- Created on Tuesday, 03 September 2002 02:41
- Written by Jack J. Reiff
Applying ozone (O3) to the wash formula, the waste water stream and the pre-treatment system, can reduce operating hours, chemical, water and energy costs. In part two of this three-part series we’ll be taking a look at how ozone works.
We have all seen and heard about the pie chart that refers to washroom practices. The pie chart that is often referred to states that “Washing is a Function of Mechanical action, Time, Temperature and Chemistry ". Chemical companies have been stating that if we increase one function we can decrease the others. When we look at the pie chart it appears to be true.We all know though, the function of dilution is always referred to throughout this process. Dilution is the process of diminishing the chemical strength or concentration by admixture of water.
I would like to suggest that the function of dilution be added to the pie chart. Dilution, the fifth parameter of good washroom technology, now presents a balanced approach to washing. The problem is, under standard washroom formulation practices, when the chemistry is increased it usually requires more time to be dissolved in the wash liquor and more time, water and operations to dilute down for the sour or finishing baths. Therefore another wash parameter must be added to balance out the wash formula.
When ozone is applied to the wash formula we accomplish both aspects of this process. The ozone, chemically O3, is added to the wash liquor increasing the chemical activity of the operation. This increased chemistry activates other chemicals while oxidizing soils that are being carried by the wash liquor. The oxidized soil is broken down to air, water, carbon dioxide and reduced solids.
Throughout the wash program, when ozone is part of the formula, the oxidation process is continually diluting the bath by flocculation and coagulation among other chemical processes. Each bath of the wash process can be injected with ozone through a closed loop side arm injection system.
This system pumps a specific amount of wash liquor out of the wash basket and through a closed loop. While the wash liquor is moving through the loop, ozone is injected into the water stream through a venturi fitting. The low pressure in the venturi is a boost to the ozone inlet and enhances the ozone in its attack of the water contaminants. I liken this to a bleach operation in the wash process. If you were to attempt to bleach in a turbid bleach bath, the bleach would attack the soil in suspension rather than remove the stains on the fabric. The bleach takes the path of least resistance. To maximize stain removal the bleach bath should be clear.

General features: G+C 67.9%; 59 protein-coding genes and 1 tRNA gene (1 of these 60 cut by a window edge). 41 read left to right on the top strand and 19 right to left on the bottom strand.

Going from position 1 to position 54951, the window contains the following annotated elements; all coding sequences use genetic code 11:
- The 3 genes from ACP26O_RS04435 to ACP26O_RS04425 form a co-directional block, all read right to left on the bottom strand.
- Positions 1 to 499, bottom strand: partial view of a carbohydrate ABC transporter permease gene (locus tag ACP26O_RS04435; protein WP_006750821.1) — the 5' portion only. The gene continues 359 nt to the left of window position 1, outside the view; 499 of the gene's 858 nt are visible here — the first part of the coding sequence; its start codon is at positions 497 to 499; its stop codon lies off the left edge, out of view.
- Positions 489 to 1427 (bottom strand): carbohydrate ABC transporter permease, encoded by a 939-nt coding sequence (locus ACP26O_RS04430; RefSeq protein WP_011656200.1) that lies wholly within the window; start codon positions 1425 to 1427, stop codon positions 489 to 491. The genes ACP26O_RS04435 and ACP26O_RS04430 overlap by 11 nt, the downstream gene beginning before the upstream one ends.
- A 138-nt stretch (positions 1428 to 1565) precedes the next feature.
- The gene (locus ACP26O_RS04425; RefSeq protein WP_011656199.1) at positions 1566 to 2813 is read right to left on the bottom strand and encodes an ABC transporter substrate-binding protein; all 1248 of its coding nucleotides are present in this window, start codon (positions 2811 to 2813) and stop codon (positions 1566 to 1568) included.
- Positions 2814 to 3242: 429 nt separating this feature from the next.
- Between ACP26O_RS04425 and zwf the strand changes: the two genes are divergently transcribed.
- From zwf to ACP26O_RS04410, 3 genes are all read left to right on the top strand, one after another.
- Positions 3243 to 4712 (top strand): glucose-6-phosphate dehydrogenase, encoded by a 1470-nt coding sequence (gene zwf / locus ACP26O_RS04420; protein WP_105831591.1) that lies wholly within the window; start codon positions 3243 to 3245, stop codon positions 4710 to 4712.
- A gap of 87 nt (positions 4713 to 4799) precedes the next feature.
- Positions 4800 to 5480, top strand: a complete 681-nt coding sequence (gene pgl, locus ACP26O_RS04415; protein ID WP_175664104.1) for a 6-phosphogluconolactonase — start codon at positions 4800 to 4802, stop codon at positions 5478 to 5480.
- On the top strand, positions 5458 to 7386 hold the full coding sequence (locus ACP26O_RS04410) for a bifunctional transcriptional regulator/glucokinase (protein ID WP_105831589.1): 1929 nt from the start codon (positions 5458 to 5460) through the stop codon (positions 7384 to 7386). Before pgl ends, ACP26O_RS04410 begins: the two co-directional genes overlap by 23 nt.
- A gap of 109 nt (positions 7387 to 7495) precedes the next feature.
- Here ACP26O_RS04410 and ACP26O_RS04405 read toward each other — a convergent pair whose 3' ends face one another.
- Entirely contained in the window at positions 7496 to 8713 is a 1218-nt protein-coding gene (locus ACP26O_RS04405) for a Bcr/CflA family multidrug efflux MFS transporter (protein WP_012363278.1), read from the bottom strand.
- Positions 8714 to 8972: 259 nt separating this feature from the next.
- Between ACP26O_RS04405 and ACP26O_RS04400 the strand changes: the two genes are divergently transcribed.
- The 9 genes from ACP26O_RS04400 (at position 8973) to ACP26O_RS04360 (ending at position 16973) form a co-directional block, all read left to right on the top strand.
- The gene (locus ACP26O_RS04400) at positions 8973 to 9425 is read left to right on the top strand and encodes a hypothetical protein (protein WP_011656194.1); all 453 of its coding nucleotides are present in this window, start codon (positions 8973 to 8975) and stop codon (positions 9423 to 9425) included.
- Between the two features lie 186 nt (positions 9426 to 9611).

Applying Ozone to the Wash Liquor
When ozone is applied to the wash liquor, I have found that it attacks the soil first before going after the surfactants in the wash liquor. In this process, the soil is removed allowing the break chemistry to re-enter the wash wheel in a rejuvenated state. Newly activated wash chemicals provide for reduced wash chemistry in the formula. The same process also reduces the soil contamination so you are effecting a dilution phase during the wash cycle and all other cycles, except the bleach, throughout the total process. By cleaning up the wash water in each cycle you then can reduce the number of cycles required for the total operation. The closed loop is designed at a specific length so that the ozone is consumed outside the wash basket within the closed loop which eliminates off gassing during the wash cycle.
The enhanced oxygen from the ozone application re-activates the chemistry of the wash process making the use of high temperatures an unnecessary part of the procedure. Wash temperatures of 120º F to 135º F, a point at which fabric swells or softens, makes soil removal easier. These are the temperatures I normally use in critical operations of the wash. Extremely cold water is counter productive to proper soil removal. Take for example a cut on your finger. You wouldn’t think of putting it under hot water to stop the bleeding, you would put it under cold water to stop the bleeding. Body fluid (soil) flows at body temperatures (98º F). Heavy soil, like aprons, bar mops and kitchen apparel usually require a higher temperature in any case.
Ozone, as stated above, destroys chlorine bleach through some chemical changes. This is another reason why the saturated water system is not practical. If the wash water was saturated with ozone in a supply tank and was then transferred to the wash wheel for a bleach operation, the chlorine would be made ineffective for stain removal. Bleaching with ozone during the wash cycle is easier when you control the application of ozone by cycle, time and amounts for the best wash.
The use of hydrogen peroxide bleach in conjunction with ozone can be a very effective stain removal tool when used properly as stated earlier. There is a synergy between these two chemicals, hydrogen peroxide and ozone that multiplies the individual benefits.
Jack J. Reiff is president of J. Reiff Consulting, Inc., doing business as WET - TECH, The Ozone People. A Washroom Technology Company specializing in washroom chemistry, water, water Reuse, Waste water & OZONE Treatment Systems, WET-TECH is based in Worcester Ma. He can be reached at www.wet-tech.com or # 508-831-4229.
Next Month we’ll take a look at some ozone success stories and the benefits of using ozone in the waste stream and water reuse system.
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